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Contributed by: [name withheld]
Contributed on: June 12, 2011

Which blackout(s) did you experience?

In your own words, tell the story of your experience in the blackout(s). Try to recall specific events and the people, places, and things involved; also include more general reactions, images adn last impressions?
In 1965, my father had a gunshop in Corona, Queens. He had just obtained a concession to sell Coleman gas lanterns used for nighttime lighting while in the woods. He set up lanterns at the bar that was 2 stores down, allowing them to remain open all nite. They made a fortune.

In 1977, I was a medical intern working the 4PM-Midnight shift at Kings County Hospital in Brooklyn. We spent the evening stitching looters that had lacerated themselves breaking into stores. They were trading contraband while we stitched them, and wanted us to hurry so they could get back out to the streets.

When it was time to go home, I drove on Church Avenue where traffic was being directed by looters. At one point, I was stopped by one looter so that his friend could remove a store gate with his pick-up truck and a chain. Once accomplished, I was allowed to proceed home.

Why did the blackouts happen, in your opinion?
I was 14 when the 1965 blackout occurred. I don't recall what caused it.

Reputedly, the 1st human MRI scan was being done in the basement at Downstate Medical Center when the 1977 blackout occurred. They thought they may have caused it, since it was one of the largest magnets of its time.

I believe the actual cause in 1977 was lightening strikes at the main power trunks in the Kingston, NY area.

What is your opinion regarding the general causes of power failures (blackouts)?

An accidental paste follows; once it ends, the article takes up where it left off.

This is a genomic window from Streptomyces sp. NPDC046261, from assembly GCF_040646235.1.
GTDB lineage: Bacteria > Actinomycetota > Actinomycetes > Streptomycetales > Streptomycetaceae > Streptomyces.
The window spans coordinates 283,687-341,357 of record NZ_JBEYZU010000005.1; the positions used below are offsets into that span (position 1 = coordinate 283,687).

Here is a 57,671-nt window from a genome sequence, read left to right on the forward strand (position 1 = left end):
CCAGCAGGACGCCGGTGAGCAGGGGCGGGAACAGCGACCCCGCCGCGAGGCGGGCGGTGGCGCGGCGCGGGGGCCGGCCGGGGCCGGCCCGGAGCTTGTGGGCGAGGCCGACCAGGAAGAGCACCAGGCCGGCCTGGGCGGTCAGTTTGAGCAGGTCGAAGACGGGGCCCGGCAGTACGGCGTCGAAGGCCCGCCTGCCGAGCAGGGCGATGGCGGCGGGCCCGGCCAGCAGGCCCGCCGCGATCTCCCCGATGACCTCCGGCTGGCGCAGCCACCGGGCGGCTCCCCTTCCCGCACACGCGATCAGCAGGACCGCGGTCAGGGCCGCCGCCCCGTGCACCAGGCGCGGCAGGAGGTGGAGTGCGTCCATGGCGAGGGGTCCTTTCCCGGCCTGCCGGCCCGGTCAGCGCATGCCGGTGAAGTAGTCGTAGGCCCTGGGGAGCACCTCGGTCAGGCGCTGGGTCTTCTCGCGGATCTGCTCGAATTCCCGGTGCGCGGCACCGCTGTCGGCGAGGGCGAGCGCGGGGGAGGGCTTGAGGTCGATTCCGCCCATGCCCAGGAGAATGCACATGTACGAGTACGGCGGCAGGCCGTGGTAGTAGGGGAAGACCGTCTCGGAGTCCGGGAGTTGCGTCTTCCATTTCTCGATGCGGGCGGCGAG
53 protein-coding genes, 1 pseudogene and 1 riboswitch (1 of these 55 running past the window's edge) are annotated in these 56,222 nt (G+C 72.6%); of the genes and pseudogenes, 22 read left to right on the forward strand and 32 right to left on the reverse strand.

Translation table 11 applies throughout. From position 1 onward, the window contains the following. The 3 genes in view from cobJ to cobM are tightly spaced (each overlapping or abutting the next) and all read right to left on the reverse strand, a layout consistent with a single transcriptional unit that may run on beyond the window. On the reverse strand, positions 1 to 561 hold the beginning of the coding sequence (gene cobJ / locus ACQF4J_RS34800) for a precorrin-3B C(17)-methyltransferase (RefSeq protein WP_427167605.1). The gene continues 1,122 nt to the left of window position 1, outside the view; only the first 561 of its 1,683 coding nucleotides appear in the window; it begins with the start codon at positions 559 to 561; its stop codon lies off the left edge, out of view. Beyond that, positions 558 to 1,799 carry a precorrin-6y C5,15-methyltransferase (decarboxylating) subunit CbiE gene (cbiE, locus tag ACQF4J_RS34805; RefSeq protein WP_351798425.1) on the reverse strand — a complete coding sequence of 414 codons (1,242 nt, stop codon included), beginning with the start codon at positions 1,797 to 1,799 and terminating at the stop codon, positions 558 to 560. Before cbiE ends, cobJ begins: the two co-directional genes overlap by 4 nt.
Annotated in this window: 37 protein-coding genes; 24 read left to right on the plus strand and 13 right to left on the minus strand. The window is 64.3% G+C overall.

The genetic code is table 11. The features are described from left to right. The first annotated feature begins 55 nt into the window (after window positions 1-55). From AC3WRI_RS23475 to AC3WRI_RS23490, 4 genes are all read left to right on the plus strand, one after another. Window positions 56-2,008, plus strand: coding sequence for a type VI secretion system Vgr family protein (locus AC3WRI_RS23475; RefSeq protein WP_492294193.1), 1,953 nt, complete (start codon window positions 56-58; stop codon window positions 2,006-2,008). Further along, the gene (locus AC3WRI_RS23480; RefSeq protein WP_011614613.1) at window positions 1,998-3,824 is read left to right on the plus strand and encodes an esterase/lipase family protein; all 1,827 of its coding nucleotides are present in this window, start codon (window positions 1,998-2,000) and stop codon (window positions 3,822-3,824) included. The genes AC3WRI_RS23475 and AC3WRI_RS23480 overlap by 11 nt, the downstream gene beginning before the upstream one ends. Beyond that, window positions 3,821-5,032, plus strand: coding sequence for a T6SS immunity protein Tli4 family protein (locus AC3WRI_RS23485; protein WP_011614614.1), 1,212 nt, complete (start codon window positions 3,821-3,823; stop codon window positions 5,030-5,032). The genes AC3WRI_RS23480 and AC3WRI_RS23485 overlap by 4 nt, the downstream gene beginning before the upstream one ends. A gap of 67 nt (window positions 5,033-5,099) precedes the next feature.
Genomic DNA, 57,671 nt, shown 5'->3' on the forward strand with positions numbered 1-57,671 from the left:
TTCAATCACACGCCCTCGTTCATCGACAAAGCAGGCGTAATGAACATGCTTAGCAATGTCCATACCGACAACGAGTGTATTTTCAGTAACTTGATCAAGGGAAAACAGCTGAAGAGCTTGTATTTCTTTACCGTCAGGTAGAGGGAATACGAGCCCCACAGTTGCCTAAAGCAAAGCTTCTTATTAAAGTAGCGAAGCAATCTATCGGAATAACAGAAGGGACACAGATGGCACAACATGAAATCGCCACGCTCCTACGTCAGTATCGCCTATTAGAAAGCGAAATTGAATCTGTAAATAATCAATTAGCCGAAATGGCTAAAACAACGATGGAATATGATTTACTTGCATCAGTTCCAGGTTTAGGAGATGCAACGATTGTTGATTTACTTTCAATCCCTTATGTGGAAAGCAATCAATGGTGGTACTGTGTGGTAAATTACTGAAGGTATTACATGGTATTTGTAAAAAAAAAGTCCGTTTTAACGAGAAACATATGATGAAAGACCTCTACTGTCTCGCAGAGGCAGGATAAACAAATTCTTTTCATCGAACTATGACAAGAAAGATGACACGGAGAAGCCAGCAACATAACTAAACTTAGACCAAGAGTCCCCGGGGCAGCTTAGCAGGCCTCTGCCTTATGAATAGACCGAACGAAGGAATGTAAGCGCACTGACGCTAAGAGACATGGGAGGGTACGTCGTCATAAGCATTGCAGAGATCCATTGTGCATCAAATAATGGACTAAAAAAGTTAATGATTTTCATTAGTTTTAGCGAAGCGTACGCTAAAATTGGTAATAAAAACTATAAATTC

The power grids do not have enough redundancy to overcome natural events, such as lightening strikes or human error.

Did either blackout seem significant or shocking at the time?
Both were significant

Why did you consider the blackout(s) to be significant or insignificant?
9 months after the 1965 blackout, the birth rate skyrocketed in NYC. The same didn't happen in 1977, because people were too busy looting.

How did the blackout(s) affect you?
My answer to I.2 covers it.

What happened to your perception of the blackout(s) when you heard the news about the full scope of the event(s)?
No change.

How would you compare the blackout(s) to "normal" power failures you have experienced at other times?
There is no comparison. The impact was orders of magnitude greater than other power failures.

What affect, if any, did the blackout(s) have on your opinion of Consolidated Edison Company?
No impact.

If you experienced both the 1965 and 1977 blackouts, please compare them (describe the ways in which they were similar/different):
The negative social aspects in 1977 were much worse in 1977.

Did the blackout(s) have any larger meaning in your mind?

Did the blackout(s) cause any profound crisis?

How did the blackout(s) affect your daily reliance on electricity?
No effect / same reliance

This is how the story goes: In November of 1965 the lights went out in New York and crime rates temporarily dropped; there were widespread reports of extraordinary cooperation and trust between strangers caught together in the power failure. In July of 1977, little more than a decade later, the lights went out again in New York. This time, a devastating wave of looting and arson broke out. Does this story ring true to you? Explain why or why not:
MY response to I.2, which I wrote before seeing I.14 is exactly in line with, and confirms, the description above.

Cite as: Anonymous, Story #2188, The Blackout History Project, 12 June 2011, <http://blackout.gmu.edu/details/2188/>.
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